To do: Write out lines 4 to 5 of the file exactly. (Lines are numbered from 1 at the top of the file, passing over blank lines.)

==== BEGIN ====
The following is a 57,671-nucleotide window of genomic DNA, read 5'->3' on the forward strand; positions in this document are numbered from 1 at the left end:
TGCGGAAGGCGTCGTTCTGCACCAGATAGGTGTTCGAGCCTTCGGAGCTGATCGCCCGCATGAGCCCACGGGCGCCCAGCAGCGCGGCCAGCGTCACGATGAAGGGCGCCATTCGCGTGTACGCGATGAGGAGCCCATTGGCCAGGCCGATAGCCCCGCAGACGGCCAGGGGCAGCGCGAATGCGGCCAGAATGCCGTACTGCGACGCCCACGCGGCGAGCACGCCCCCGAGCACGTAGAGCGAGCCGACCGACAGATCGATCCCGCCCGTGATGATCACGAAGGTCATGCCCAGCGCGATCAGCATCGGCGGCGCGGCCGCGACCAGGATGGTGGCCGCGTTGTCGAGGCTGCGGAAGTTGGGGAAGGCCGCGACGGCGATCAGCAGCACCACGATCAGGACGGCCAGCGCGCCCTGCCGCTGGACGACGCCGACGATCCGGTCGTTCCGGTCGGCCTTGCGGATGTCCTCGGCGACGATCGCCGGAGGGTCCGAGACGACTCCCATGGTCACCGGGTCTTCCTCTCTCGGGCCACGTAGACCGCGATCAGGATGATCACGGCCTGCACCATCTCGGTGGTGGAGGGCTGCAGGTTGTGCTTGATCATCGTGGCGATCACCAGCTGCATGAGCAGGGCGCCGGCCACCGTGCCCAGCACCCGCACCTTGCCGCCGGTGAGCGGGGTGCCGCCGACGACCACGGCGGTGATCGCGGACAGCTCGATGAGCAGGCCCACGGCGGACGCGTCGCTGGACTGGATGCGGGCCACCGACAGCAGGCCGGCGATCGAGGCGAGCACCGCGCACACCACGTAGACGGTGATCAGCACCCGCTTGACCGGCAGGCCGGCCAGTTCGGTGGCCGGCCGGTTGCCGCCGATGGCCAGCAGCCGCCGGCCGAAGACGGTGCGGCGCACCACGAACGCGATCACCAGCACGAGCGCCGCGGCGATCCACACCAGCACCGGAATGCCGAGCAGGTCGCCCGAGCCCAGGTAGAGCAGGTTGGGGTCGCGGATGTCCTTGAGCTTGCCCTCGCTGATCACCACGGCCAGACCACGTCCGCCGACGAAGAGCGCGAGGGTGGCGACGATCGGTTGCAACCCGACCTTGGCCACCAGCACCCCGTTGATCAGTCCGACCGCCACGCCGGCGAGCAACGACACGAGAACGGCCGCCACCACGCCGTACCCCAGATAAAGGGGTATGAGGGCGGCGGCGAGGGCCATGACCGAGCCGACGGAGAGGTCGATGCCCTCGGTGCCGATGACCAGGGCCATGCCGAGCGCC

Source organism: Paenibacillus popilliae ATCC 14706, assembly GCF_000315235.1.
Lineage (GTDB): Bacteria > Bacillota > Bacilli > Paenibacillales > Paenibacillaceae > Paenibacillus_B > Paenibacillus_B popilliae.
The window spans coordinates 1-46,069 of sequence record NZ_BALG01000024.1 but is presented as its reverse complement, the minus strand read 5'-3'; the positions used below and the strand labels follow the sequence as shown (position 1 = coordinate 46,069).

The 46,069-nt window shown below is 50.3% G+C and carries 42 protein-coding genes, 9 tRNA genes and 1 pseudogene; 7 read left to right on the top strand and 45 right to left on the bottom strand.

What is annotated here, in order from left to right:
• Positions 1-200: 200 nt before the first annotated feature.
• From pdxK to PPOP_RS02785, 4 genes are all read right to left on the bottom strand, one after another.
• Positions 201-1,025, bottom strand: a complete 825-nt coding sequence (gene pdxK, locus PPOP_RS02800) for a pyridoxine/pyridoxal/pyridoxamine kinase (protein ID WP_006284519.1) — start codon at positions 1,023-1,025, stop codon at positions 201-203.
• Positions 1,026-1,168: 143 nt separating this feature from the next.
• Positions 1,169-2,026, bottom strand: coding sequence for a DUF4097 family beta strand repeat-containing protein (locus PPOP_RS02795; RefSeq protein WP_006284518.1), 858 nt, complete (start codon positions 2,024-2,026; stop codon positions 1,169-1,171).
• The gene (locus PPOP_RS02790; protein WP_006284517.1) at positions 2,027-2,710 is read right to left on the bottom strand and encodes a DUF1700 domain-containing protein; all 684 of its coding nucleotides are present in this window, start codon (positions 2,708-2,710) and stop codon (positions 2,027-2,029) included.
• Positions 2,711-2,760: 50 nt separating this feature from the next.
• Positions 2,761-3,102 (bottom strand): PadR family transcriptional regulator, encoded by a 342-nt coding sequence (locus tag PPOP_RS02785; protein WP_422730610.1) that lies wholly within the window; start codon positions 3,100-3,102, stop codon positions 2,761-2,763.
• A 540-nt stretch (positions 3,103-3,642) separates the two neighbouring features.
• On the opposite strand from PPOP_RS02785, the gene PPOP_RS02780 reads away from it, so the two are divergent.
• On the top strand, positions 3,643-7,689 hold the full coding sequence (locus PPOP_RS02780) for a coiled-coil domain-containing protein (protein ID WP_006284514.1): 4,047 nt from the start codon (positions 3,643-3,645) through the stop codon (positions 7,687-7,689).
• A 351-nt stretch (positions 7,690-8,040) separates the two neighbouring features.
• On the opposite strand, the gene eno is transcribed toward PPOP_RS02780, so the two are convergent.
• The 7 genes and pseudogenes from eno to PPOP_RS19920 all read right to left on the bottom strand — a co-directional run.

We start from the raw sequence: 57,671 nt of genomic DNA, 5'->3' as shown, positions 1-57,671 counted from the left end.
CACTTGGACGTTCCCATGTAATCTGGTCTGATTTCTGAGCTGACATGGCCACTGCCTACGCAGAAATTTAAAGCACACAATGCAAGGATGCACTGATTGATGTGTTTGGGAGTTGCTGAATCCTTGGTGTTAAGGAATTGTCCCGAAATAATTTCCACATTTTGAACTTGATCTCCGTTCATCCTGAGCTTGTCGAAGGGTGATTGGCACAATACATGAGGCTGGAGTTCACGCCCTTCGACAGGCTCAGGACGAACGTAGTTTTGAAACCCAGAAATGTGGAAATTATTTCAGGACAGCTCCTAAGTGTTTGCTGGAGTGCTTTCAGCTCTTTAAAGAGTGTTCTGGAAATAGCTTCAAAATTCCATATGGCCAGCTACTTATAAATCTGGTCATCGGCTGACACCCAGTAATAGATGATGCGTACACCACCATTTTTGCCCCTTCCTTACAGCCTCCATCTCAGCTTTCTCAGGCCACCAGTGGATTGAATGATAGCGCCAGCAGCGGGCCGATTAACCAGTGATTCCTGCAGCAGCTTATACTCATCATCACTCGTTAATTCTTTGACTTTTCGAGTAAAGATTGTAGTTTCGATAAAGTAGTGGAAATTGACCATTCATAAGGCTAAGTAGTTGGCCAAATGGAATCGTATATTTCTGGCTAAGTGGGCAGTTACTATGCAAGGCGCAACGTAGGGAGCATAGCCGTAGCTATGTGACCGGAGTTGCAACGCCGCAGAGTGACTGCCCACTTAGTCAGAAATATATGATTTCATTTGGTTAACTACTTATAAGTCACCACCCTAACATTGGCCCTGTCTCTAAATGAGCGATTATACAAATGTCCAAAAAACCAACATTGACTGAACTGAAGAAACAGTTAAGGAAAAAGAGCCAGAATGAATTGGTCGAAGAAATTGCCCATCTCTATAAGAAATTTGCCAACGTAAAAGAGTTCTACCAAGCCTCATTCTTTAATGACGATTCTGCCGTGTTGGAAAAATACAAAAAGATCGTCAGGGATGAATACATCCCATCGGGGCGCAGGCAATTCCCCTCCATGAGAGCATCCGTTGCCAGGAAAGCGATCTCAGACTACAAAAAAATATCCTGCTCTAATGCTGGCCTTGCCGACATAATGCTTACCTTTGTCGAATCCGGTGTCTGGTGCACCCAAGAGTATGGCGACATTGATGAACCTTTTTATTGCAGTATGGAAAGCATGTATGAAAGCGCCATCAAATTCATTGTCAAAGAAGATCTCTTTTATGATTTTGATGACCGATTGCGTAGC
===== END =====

Lineage (GTDB): Bacteria > Bacillota > Bacilli > Paenibacillales > Paenibacillaceae > Paenibacillus_B > Paenibacillus_B popilliae.
The window spans coordinates 1-46,069 of sequence record NZ_BALG01000024.1 but is presented as its reverse complement, the minus strand read 5'-3'; the positions used below and the strand labels follow the sequence as shown (position 1 = coordinate 46,069).